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July 26, 2018

'Maine in America Award' winner keen to design more buildings in Maine

Courtesy / Farnsworth Art Museum
Courtesy / Farnsworth Art Museum
At the Farnsworth Art Museum's Summer Gala held July 20 in Rockland, Toshiko Mori was presented with the 2018 Maine in America Award. The first architect to receive the award, she was honored for her significant contributions to Maine's role in American art.

Toshiko Mori, the first architect to receive the Farnsworth Art Museum's "Maine in America Award" for her significant contribution to Maine's role in American art, told Mainebiz she would be interested in doing further projects in Maine, including cultural and educational facilities.

Mori, the founder and principal of New York-based Toshiko Mori Architect and the Robert P. Hubbard Professor in the Practice of Architecture at the Harvard University Graduate School of Design, is best known in Maine for designing the Center for Maine Contemporary Art in Rockland. She has also done commercial and residential projects throughout the state and has had a home in North Haven on the midcoast for many years.

At the Farnsworth's Summer Gala last week in Rockland, Mori was presented with the 2018 Maine in America Award, which was announced in December. Shortly before the July 20 event and in conjunction with a Mainebiz feature article on women in architecture in the current print edition, Mori answered questions in an email interview.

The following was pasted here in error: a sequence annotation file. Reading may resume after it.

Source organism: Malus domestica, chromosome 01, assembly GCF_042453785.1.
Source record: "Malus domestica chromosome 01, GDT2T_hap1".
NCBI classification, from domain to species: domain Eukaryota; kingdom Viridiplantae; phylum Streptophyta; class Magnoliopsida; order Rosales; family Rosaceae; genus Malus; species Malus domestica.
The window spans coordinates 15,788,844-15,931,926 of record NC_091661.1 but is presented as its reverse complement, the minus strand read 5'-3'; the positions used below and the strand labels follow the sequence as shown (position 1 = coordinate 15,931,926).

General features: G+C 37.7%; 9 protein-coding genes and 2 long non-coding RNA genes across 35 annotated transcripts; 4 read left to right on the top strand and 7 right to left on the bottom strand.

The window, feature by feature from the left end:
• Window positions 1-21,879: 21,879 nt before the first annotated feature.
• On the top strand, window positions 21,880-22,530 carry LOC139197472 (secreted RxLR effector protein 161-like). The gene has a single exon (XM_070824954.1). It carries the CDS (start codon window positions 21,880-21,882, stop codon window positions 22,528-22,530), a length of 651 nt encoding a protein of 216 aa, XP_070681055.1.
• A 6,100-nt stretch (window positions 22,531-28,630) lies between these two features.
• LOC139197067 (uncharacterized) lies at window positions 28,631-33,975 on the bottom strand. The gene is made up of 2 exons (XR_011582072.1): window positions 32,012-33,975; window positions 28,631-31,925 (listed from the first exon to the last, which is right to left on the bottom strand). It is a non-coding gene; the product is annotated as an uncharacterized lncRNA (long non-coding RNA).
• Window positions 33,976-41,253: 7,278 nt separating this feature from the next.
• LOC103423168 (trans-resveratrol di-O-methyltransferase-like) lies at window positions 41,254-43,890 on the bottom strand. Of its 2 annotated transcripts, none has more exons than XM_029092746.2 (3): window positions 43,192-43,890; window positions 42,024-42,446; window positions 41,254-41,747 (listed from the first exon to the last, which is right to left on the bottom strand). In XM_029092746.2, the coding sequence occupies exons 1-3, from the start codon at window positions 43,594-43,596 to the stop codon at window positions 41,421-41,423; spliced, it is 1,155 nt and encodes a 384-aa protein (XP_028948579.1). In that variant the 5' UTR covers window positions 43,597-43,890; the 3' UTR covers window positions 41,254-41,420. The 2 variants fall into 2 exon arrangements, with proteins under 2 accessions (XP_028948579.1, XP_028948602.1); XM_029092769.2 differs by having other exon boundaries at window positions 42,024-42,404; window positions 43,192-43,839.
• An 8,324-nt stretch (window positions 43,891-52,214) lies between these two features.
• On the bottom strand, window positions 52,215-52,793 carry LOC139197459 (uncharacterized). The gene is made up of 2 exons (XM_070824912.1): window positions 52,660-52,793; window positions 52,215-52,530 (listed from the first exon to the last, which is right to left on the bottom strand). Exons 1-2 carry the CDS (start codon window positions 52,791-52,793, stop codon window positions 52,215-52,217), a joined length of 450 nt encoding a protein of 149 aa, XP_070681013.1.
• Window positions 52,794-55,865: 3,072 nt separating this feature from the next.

Mainebiz: What triggered your decision to study architecture and pursue it as a career?

Toshiko Mori: I was interested in art, science, engineering and philosophy and instead of choosing one, I realized by studying architecture, I could incorporate all of my varied interests into one discipline.

MB: In a profession that's still very male-dominated, what if any barriers have you had to overcome as a woman especially early in your career?

TM: I was very lucky to be studying at a school where the dean was egalitarian to the extent that he called everyone by their last name to eradicate, as much as possible, any unnecessary gender-based interactions. This same dean instilled in all of us a certain kind of fearlessness and resilience, which equipped me to forge ahead during my early career. The barriers are largely based on perception; if one does not accept those limitations, one is ahead of the game already.

MB: What's your advice to today's aspiring young female architects?

TM: I think architecture is a discipline very suitable for women. It promotes teamwork and collaboration, and there are many ways to practice.

MB: Would you consider designing another building in Maine, and if so any preference as to what type of project or location?

TM: I like building in Maine because of the work ethic, pride for craftsmanship and fundamental understanding of ecology that we all share together. I would be interested in cultural, educational or research facilities because there is the opportunity to incorporate in the design the unique ideas special to the Maine environment and culture.

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